- compensated acidosis
Origin of compelling
verb (used with object), com·pelled, com·pel·ling.
verb (used without object), com·pelled, com·pel·ling.
Origin of compel
Examples from the Web for compelling
I think a certain kind of compelling essay has a piece of that.Daphne Merkin on Lena Dunham, Book Criticism, and Self-Examination|Mindy Farabee|December 26, 2014|DAILY BEAST
And some of the most compelling statements came from a powerful, crucial set of equality allies: corporations.
On Thursday, Detective Superintendent McDonald described his account as “harrowing” and compelling.Victim: I Watched British MPs Rape and Murder Young Boys|Nico Hines|December 18, 2014|DAILY BEAST
The refugee stories are compelling at first, but horrific details are numbing.Inside the Smuggling Networks Flooding Europe with Refugees|Barbie Latza Nadeau|December 15, 2014|DAILY BEAST
And those moments of full control are among the least compelling.‘Game of Thrones’ Interactive FanFiction: Whoops, My Friend Was Speared in the Throat|Alec Kubas-Meyer|December 13, 2014|DAILY BEAST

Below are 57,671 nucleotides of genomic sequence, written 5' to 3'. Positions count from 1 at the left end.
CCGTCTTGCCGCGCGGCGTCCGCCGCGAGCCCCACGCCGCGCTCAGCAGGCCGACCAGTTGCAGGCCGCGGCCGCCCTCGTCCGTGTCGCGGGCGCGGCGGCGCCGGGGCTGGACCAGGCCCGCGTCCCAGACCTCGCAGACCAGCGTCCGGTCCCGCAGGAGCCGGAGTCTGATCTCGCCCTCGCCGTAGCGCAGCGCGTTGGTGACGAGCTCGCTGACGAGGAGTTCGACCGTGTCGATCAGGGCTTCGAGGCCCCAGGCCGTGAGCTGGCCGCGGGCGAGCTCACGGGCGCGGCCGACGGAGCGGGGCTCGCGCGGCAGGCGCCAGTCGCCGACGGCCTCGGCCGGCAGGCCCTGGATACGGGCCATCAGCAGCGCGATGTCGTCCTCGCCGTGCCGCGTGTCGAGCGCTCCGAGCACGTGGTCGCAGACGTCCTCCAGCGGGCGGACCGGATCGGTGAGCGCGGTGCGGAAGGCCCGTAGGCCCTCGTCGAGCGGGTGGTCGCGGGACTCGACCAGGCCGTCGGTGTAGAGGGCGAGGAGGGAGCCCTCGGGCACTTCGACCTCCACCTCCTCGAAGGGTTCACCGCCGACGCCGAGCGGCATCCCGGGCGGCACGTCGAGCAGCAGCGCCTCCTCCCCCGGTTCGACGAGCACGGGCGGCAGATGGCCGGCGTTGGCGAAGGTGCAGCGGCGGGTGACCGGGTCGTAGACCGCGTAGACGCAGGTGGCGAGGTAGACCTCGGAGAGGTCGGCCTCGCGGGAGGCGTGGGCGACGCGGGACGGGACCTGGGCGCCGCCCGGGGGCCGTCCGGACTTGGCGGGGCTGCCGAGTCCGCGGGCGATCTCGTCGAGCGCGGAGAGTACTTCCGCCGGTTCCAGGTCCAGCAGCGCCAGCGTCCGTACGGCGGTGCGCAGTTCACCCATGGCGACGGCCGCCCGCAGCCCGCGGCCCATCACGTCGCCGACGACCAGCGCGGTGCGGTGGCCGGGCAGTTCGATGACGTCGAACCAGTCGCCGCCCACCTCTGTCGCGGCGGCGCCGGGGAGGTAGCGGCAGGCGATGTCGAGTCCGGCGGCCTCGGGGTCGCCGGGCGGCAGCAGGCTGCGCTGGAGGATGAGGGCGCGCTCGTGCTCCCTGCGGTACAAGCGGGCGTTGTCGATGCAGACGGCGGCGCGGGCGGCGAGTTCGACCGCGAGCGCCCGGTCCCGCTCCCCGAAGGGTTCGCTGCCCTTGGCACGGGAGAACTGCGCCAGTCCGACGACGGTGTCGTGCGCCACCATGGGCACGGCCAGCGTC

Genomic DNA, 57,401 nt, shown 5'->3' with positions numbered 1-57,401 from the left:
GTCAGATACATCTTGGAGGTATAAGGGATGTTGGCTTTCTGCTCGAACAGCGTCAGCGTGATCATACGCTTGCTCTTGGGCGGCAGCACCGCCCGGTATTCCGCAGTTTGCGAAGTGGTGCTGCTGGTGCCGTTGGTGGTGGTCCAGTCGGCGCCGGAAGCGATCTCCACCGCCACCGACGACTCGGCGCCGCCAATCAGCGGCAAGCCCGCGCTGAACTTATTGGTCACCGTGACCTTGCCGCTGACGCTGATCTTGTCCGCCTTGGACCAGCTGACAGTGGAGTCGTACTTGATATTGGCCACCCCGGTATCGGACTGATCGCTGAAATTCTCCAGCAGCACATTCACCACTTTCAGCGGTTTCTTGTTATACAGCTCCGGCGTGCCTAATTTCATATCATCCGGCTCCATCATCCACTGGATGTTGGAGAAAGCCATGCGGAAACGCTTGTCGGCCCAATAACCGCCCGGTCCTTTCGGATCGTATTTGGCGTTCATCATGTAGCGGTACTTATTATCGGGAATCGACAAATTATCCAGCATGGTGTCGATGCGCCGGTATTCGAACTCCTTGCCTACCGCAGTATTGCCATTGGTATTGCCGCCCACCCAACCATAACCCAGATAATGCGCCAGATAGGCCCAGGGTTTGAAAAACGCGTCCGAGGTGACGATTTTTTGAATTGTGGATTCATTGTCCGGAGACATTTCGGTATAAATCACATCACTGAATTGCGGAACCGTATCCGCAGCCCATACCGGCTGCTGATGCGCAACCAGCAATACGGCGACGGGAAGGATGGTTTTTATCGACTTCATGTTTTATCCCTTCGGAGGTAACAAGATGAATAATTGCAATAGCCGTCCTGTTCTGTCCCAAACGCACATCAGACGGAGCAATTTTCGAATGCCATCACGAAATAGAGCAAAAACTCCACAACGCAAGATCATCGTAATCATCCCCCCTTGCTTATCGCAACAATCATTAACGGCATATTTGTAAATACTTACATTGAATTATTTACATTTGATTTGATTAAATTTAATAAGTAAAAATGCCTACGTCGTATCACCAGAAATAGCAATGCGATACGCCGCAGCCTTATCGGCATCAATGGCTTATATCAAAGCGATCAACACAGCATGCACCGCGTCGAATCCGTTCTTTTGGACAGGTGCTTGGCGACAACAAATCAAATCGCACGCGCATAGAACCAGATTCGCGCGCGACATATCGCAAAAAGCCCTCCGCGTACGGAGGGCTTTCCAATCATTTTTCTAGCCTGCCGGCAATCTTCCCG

In cellars near the river the tide rose and fell, compelling the tenants "to keep the children in bed till ebb-tide."The Battle with the Slum|Jacob A. Riis.
These demonstrations were made for the twofold object of harassing the enemy and compelling him to disclose his dispositions.The 28th: A Record of War Service in the Australian Imperial Force, 1915-19, Vol. I|Herbert Brayley Collett
Take these cities separately and their personality becomes the more pertinent and compelling.The Personality of American Cities|Edward Hungerford
Canon Law gave to the husband the power of compelling the wifes return if, for any cause, she left him.Woman, Church & State|Matilda Joslyn Gage
He was a tawny giant, exuding a force and virility and a compelling magnetism that gripped one instantly.Square Deal Sanderson|Charles Alden Seltzer
verb -pels, -pelling or -pelled (tr)
Word Origin for compel
c.1600, present participle adjective from compel. Meaning "irresistible" is from 1901. Related: Compellingly.
mid-14c., from Old French compellir, from Latin compellere "to drive together, drive to one place" (of cattle), "to force or compel" (of persons), from com- "together" (see com-) + pellere "to drive" (see pulse (n.1)). Related: Compelled; compelling.